CHICAGO (Illinois News Network) — A Federal judge has ruled that a lawsuit accusing House Speaker Michael Madigan of running “sham candidates” in a 2016 election can move forward.
U.S. District Judge Matthew Kennelly ruled that the powerful Chicago Democrat’s 2016 primary challenger for his state House seat can pursue part of his lawsuit claiming Madigan staged two dummy candidates to divert support from Jason Gonzales.
“Gonzales alleges that when they became aware he was running, Madigan and his associates [the other defendants] put up two candidates – Joe Barbosa and Grasiela Rodriguez – to dilute the Hispanic vote,” according to court records.
“This is ten times the level of anything the Russians have done in our election system,” said Anthony J. Peraica, Gonzales’ attorney. “Someone has to hold [Madigan] accountable and we intend to do that.”
Kennelly referred to a 1973 decision by the Seventh Circuit Court of Appeals (Smith v. Cherry) that found that by voting for one of the false choices, voters in that election were essentially supporting the person who placed the fake candidates on the ballot. This was Kennelly’s rationale for allowing this portion of the case to move ahead.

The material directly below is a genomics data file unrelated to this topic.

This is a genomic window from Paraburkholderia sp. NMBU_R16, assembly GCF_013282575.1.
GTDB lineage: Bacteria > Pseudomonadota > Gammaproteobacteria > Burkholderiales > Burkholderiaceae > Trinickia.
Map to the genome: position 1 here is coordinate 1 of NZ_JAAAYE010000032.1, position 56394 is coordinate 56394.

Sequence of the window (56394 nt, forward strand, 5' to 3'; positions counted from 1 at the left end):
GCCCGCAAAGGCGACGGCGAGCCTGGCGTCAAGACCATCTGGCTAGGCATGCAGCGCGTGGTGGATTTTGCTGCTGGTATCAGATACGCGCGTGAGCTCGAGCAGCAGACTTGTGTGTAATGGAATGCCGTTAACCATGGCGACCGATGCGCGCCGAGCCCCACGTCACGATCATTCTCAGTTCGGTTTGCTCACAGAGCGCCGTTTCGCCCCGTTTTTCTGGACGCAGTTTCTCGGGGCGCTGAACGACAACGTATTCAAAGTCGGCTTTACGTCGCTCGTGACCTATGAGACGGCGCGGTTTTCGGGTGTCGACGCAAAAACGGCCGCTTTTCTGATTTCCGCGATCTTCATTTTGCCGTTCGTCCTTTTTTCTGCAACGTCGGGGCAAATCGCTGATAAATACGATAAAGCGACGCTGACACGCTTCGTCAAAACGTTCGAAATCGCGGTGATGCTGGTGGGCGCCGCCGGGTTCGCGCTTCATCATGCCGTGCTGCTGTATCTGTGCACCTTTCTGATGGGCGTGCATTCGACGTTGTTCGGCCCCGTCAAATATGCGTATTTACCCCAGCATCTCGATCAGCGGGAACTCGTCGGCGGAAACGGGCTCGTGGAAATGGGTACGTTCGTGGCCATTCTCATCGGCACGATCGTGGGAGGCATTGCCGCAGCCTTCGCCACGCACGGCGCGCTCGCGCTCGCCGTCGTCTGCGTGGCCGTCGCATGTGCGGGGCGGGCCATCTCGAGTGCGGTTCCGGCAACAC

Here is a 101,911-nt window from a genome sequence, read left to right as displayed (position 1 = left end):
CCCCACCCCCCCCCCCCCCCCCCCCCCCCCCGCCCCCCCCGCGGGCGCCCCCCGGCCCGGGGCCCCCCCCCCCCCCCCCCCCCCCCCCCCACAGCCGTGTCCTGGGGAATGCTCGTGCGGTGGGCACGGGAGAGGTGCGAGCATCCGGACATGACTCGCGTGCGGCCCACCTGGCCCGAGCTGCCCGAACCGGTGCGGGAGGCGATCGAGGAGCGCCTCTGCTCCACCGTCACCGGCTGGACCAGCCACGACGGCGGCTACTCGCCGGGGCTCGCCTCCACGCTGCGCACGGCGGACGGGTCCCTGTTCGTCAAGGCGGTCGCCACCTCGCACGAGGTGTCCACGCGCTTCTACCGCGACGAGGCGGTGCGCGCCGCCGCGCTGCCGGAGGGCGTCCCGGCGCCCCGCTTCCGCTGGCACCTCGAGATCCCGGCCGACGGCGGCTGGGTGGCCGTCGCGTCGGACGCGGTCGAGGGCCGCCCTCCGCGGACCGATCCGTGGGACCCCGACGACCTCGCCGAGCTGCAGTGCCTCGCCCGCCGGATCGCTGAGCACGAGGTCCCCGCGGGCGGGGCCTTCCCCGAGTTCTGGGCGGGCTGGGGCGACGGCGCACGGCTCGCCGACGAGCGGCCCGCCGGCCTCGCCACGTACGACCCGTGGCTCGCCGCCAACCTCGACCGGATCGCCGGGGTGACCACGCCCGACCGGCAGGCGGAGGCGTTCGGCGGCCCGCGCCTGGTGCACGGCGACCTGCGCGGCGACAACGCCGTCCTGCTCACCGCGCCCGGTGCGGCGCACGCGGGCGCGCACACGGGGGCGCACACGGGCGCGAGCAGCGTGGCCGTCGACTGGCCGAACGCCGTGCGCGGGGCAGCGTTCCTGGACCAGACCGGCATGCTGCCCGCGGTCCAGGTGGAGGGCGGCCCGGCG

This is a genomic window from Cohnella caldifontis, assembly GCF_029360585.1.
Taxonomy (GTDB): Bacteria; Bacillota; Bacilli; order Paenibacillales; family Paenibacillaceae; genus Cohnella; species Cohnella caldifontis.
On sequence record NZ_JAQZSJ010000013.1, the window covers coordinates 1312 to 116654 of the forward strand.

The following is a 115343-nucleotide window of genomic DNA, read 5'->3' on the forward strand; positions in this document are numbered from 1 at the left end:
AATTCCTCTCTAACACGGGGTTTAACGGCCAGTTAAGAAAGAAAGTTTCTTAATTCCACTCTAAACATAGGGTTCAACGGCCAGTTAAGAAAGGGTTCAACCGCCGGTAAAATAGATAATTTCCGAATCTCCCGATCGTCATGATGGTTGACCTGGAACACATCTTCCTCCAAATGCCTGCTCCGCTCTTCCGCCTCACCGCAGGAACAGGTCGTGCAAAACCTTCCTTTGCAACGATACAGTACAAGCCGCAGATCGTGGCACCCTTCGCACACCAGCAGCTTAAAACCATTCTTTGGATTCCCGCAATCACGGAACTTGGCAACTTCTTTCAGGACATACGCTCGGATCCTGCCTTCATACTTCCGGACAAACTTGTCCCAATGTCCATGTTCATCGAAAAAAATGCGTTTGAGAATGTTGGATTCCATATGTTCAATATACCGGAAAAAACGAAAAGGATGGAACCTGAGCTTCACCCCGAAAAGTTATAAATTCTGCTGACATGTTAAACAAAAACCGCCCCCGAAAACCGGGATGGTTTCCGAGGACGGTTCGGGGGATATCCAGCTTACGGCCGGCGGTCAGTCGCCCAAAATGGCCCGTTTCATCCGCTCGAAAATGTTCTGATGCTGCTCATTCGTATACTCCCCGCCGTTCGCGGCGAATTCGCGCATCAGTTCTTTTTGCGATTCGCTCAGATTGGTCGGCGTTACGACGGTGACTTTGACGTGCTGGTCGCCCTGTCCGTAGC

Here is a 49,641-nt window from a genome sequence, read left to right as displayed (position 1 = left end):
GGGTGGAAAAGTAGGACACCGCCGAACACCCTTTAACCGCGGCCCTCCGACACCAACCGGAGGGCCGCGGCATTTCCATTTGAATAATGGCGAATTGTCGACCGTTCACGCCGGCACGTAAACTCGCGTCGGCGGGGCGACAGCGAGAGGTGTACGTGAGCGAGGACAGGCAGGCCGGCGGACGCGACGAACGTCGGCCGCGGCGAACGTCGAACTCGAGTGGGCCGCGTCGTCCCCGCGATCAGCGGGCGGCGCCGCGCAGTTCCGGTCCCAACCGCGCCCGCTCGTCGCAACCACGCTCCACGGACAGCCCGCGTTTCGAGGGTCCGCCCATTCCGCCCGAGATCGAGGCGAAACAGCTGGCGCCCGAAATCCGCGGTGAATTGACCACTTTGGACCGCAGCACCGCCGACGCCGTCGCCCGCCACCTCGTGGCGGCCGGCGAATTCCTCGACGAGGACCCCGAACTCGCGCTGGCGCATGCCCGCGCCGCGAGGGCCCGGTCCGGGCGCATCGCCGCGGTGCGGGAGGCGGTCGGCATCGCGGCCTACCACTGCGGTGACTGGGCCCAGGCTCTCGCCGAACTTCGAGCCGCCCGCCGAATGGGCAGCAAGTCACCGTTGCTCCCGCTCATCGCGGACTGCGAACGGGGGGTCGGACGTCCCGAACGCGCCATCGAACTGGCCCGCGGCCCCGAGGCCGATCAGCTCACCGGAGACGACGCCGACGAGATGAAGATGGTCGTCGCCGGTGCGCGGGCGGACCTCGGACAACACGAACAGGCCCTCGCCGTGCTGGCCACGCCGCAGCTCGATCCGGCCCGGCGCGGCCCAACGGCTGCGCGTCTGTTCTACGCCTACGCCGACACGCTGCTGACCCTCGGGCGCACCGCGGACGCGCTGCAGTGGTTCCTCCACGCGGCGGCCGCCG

Allegations of sham candidates are nothing new in the history of Illinois politics. State Rep. Bob Rita was accused of doing the same this in last week’s primary election. The Blue Island Democrat and Madigan ally won decisively.
Gonzales filed the civil suit against Madigan and other defendants in 2016. No criminal charges have been filed.
Gonzales’ political committee spent $287,016 on his primary campaign, according to elections expenditures.
Madigan’s attorneys sought to dismiss the charges, claiming Gonzales and others can’t prove that they spent more because of the additional candidates on the ballot, asserting the defendants should not be liable to pay back what Gonzales’ attorneys are seeking in damages.
Kennelly dismissed Gonzales’ defamation charges against Madigan. Those charges stem from Madigan and others’ portrayal of Gonzales as a convicted felon. He was pardoned in 2015 of felony charges by then Gov. Pat Quinn. Kennelly said that Gonzales was a public figure at the time, therefore must prove a higher standard of defamation. The judge also noted that Gonzales didn’t claim that he was granted a pardon because he was innocent. Peraica said he and his client will ask the judge to reconsider that decision.
Also named as defendants in the lawsuit are Madigan’s political committee, Friends of Michael J. Madigan, the 13th Ward Democratic Organization, the Prisoner Review Board, Shaw Decremer, one of Madigan’s former top political captains, state Rep. Silvana Tabares (D-Chicago) and Graciela Rodriguez, who along with Joe Barbosa were the two alleged “sham candidates.”
Madigan’s office did not immediately respond to requests for comment.
Madigan is fighting multiple lawsuits against him and his political operation. Kennelly’s decision came in the same week a former campaign worker sued Madigan’s campaign alleging her complaints about being sexually harassed by one of Madigan’s top political operatives prompted retaliation rather than redress.
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